To accomplish this I simply measure velocity in ten round strings. I record velocity spreads and adjust my powder charge and primer choice until I am able to achieve what I consider to be a tight velocity spread. To me an acceptable velocity spread means an extreme spread of less than 20 fps.

My theory is that inconsistent pressure will not yield consistent velocity spreads. While doing this, I also watch for signs of excessive pressure. For excessive pressure, I watch for the obvious signs along with velocity. So I do not actually measure the pressure. I only measure velocity as an indicator of pressure consistency.
__________________
“We do not seek peace in order to be at war, but we go to war that we may have peace. Be peaceful, therefore, in warring, so that you may vanquish those whom you war against, and bring them to the prosperity of peace.
– St. Augustine
kilotanker22 is offline  
Old May 9, 2021, 07:52 PM   #54
Bart B.
Senior Member
 
Join Date: February 15, 2009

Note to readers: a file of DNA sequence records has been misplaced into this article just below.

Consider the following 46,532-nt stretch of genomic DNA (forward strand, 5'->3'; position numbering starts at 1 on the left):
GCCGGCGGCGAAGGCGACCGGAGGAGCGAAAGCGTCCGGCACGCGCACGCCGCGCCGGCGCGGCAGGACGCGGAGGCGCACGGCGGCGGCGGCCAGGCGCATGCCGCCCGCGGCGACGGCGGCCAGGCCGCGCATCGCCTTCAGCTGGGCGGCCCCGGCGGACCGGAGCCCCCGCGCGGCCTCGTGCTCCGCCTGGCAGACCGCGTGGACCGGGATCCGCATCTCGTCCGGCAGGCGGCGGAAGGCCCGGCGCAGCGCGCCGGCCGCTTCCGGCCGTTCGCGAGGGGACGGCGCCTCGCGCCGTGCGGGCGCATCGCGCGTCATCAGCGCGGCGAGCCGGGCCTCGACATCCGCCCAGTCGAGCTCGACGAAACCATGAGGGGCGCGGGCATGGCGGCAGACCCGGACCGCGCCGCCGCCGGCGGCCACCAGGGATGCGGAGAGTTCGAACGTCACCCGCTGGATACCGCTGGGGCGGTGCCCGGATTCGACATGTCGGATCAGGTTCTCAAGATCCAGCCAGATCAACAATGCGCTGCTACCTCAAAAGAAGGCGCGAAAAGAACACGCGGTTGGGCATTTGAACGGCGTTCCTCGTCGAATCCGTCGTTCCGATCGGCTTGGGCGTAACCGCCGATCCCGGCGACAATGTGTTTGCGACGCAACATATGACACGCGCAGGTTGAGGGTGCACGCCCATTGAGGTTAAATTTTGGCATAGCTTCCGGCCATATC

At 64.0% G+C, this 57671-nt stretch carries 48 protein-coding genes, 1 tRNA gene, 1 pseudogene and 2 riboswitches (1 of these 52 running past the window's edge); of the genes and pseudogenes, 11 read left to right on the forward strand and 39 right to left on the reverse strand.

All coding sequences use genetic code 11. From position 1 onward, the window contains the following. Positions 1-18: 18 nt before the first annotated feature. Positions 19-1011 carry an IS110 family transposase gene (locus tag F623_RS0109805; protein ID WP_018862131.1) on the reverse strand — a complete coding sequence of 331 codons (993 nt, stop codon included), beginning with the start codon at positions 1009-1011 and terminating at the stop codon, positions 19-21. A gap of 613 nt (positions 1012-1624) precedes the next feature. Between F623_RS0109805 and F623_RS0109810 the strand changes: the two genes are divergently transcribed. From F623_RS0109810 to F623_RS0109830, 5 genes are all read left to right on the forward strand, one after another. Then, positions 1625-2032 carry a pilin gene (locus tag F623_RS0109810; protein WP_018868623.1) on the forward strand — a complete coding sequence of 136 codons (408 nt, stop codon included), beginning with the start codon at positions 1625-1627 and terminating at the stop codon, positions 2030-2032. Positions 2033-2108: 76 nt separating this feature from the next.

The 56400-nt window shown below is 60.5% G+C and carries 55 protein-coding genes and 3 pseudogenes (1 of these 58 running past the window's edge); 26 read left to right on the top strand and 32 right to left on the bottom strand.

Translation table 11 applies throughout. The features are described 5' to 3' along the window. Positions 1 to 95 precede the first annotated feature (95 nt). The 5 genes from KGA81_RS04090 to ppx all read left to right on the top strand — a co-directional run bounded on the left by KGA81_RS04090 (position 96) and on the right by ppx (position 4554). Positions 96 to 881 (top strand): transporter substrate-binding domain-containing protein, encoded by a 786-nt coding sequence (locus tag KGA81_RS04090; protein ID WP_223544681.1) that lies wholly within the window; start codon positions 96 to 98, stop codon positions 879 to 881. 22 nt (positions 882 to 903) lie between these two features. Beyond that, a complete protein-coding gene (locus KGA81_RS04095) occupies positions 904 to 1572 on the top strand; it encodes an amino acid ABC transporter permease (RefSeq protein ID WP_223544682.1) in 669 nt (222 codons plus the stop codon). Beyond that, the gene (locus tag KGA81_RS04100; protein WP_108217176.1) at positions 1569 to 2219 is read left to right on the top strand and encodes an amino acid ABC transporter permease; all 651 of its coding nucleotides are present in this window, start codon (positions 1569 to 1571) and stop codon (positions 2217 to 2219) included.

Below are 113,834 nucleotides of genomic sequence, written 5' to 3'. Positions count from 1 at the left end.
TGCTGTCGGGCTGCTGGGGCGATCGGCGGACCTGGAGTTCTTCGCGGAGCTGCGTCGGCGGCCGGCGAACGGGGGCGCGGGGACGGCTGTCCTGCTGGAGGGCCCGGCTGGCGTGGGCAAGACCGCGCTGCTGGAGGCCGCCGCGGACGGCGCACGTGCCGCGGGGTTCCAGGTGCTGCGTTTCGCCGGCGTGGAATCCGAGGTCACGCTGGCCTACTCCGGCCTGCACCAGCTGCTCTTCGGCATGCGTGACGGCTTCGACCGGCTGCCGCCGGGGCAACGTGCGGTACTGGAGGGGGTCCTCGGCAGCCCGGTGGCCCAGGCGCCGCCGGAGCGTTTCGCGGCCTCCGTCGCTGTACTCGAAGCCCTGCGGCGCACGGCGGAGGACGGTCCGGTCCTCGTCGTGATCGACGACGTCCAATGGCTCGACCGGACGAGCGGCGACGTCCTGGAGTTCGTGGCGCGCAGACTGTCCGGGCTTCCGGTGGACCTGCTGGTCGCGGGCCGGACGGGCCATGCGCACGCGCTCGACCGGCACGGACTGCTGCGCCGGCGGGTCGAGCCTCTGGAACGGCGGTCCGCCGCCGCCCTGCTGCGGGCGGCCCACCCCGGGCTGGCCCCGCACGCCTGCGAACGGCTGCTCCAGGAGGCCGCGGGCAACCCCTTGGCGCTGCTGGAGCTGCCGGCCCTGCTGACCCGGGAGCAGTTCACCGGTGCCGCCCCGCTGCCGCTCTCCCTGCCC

Posts: 8,501
I've shot proof loads in Garands developing about 67,500 CUP (82,000 PSI) that most people thought "pressure signs" looked maximum and safe. Others thought a bit warm but safe like their regular service ammo. Normal pressure is 50,000 CUP (60,000 PSI).
Bart B. is offline  
Old May 9, 2021, 08:03 PM   #55
Shadow9mm
Senior Member
 
Join Date: March 21, 2012
Location: Indianapolis, IN
Posts: 1,590
Quote:
Originally Posted by Bart B. View Post
I've shot proof loads in Garands developing about 67,500 CUP (82,000 PSI) that most people thought "pressure signs" looked maximum and safe. Others thought a bit warm but safe like their regular service ammo. Normal pressure is 50,000 CUP (60,000 PSI).
That is why I do not exceed published max data. I will go to max, but not beyond. Each gun is somewhat of an individual so I test start to max when working up a new load, just to make sure I am not getting any odd pressure signs.